Polka Dot Man David Dastmalchian discusses Julian Day in Batman: The Long Halloween
Courtesy of WB

Your characters are known for their accents a lot of times, but Julian Day is very dry, very flat. Did you bring these ideas to the booth? Did voice director Wes Gleason (Superman: Red Son, Batman: Soul of the Dragon) help you find the voice at all? 

DD: It was about acknowledging that his physical presence and strength and intimidation is one thing and the voice, and the way he conveys all the ideas and the – what's going on psychologically with him. I came with the very strong idea that I wanted Julian to almost feel like a psychiatrist, or psychologists, talking to his patient when he is dealing with Batman. But in a way, that could really slip into his ear and start to fuck with him, for lack of a better verb. And Wes was so awesome. The whole team, everyone, was so fantastic. I got in there just the great direction I was given about the way in which exploring the tenor of the voice, and the softer, more quiet moments and allowing a lot of power to sort of slip through even in very softly uttered lines and phrases. I'm so grateful for Wes Gleason, man. I've dreamed about doing this kind of thing for ages. 

What can you tease about Part 2 of Batman: The Long Halloween?

DD: You are going to finish this film dying to get to see the rest of the film and hear the rest of the story. Those of you, I'm sure most of the people who watch this are going to already have a familiarity with Batman The Long Halloween, I promise you – each of the different performances comes through, and you get to see the art and the way these scenes leap from the pages of the classic comic, now into this vibrant film. You're going to be really thrilled.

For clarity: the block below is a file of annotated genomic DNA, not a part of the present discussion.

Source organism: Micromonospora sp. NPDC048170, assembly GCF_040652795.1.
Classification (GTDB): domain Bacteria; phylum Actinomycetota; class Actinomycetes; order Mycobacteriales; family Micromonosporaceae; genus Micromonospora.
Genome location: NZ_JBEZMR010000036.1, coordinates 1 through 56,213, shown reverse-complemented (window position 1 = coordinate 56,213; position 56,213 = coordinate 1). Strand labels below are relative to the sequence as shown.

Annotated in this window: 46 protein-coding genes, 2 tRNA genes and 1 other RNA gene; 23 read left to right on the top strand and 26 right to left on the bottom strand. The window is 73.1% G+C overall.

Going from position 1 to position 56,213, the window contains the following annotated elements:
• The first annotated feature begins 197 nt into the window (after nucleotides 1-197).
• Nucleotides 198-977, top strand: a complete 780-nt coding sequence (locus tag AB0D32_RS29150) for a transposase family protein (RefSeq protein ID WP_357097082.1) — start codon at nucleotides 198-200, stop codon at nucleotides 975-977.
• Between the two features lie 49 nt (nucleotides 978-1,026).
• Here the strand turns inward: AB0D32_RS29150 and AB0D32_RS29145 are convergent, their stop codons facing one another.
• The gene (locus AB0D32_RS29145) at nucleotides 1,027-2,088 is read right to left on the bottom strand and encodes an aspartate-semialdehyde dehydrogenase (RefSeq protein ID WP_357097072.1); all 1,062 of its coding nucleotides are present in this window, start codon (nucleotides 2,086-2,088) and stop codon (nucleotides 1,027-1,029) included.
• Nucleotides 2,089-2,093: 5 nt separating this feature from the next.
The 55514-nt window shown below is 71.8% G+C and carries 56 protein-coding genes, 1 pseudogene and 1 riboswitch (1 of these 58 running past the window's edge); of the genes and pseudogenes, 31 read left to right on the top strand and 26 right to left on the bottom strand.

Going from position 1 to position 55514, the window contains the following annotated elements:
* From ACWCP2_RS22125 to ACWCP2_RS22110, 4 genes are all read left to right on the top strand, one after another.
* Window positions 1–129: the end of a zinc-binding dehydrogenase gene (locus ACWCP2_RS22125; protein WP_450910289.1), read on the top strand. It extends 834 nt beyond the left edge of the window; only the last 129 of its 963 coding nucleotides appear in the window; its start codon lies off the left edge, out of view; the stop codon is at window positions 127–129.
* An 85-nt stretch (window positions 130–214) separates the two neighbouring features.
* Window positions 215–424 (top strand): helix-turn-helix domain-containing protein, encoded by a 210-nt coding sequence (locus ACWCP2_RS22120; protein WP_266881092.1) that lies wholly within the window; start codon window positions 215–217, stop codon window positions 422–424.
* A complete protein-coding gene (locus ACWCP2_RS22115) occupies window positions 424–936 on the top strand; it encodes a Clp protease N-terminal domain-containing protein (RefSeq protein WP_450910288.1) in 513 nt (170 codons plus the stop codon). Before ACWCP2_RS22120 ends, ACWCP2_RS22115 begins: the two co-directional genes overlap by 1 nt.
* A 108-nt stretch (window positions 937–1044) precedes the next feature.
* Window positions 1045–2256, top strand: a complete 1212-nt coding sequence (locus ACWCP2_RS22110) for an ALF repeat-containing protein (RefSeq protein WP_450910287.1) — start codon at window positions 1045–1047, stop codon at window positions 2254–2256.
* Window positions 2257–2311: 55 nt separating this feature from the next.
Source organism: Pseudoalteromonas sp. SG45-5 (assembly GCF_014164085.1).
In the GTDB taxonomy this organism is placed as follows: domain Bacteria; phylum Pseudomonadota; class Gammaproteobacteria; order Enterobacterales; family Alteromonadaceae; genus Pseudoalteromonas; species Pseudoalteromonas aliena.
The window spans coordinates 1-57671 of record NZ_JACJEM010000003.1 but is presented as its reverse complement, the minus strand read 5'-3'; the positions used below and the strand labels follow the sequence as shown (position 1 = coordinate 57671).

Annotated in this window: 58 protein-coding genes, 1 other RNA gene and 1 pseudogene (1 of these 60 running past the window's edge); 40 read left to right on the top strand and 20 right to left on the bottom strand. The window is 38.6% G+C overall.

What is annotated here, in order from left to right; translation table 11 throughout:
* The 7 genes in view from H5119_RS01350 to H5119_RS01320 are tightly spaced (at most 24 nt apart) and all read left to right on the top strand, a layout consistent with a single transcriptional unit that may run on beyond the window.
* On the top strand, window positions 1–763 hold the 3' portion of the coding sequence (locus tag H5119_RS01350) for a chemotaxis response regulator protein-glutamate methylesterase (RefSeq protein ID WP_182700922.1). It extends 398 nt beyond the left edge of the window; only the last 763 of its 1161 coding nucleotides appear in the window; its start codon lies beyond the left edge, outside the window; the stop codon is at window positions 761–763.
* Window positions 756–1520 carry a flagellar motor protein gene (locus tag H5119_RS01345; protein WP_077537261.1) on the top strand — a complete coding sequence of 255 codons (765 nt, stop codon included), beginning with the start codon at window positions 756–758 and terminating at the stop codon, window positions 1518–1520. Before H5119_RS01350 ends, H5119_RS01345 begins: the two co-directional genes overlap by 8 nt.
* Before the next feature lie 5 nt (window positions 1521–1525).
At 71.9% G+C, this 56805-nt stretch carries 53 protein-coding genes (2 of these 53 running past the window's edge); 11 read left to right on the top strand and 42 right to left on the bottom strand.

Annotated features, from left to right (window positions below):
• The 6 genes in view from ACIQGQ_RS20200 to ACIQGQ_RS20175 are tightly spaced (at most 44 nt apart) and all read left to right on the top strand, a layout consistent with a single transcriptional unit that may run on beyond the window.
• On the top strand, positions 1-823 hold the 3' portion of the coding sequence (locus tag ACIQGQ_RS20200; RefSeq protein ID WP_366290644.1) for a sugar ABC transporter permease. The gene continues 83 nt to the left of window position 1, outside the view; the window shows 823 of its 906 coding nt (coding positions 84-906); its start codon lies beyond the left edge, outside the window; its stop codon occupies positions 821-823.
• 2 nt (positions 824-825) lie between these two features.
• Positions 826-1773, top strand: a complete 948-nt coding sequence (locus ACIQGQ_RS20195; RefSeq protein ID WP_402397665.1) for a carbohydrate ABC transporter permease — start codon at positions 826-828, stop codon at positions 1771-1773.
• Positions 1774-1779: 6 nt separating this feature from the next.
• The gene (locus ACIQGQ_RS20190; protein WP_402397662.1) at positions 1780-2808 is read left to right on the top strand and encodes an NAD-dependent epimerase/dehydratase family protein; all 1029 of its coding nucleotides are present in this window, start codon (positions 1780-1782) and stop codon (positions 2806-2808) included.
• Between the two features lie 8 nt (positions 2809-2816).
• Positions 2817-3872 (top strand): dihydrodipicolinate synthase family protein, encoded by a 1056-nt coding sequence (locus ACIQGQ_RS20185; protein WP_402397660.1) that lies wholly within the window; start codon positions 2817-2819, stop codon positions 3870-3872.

Batman: The Long Halloween, Part One, is currently available on Digital and Blu-ray.

The all-star cast includes Jensen Ackles (Supernatural, Smallville) as Batman/ Bruce Wayne, Naya Rivera (Glee) as Catwoman Selina Kyle⁷, Josh Duhamel (Transformers, Las Vegas) as Harvey Dent, Billy Burke (Twilight, Revolution, Zoo) as James Gordon, Titus Welliver (Bosch, Deadwood, The Town) as Carmine Falcone, David Dastmalchian (The Suicide Squad, Ant-Man, Dune, The Dark Knight) as Calendar Man, Troy Baker (The Last of Us, Batman: Arkham Knight) as Joker, Amy Landecker (Your Honor, Transparent) as Barbara Gordon, Julie Nathanson (Call of Duty: Black Ops Cold War, Suicide Squad: Hell To Pay) as Gilda Dent, Jack Quaid (The Boys, The Hunger Games) as Alberto, Fred Tatasciore (American Dad!, Family Guy) as Solomon Grundy, Jim Pirri (World of Warcraft franchise) as Sal Maroni, and Alastair Duncan (The Batman, Batman Unlimited franchise) as Alfred. Additional voices were provided by Frances Callier, Greg Chun, and Gary Leroi Gray.

Chris Palmer (Superman: Man of Tomorrow) directs Batman: The Long Halloween, Part One from a screenplay by Tim Sheridan (Reign of the Supermen, Superman: Man of Tomorrow). Produced by Jim Krieg (Batman: Gotham by Gaslight) and Kimberly S. Moreau (Batman vs. Teenage Mutant Ninja Turtles). Supervising Producer Butch Lukic (Justice Society: World War II, Superman: Man of Tomorrow) and Executive Producers are Michael Uslan and Sam Register 

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About Jimmy Leszczynski

Jimmy Leszczynski has been blurring the line between comics and reality at SDCC every year since 1994, and was a nerd long before Lewis, Gilbert, and the Tri Lamdas made it cool. Middle aged father of 2 that REFUSES to grow up, lifelong Bat-Fan, and he thinks he's pretty funny.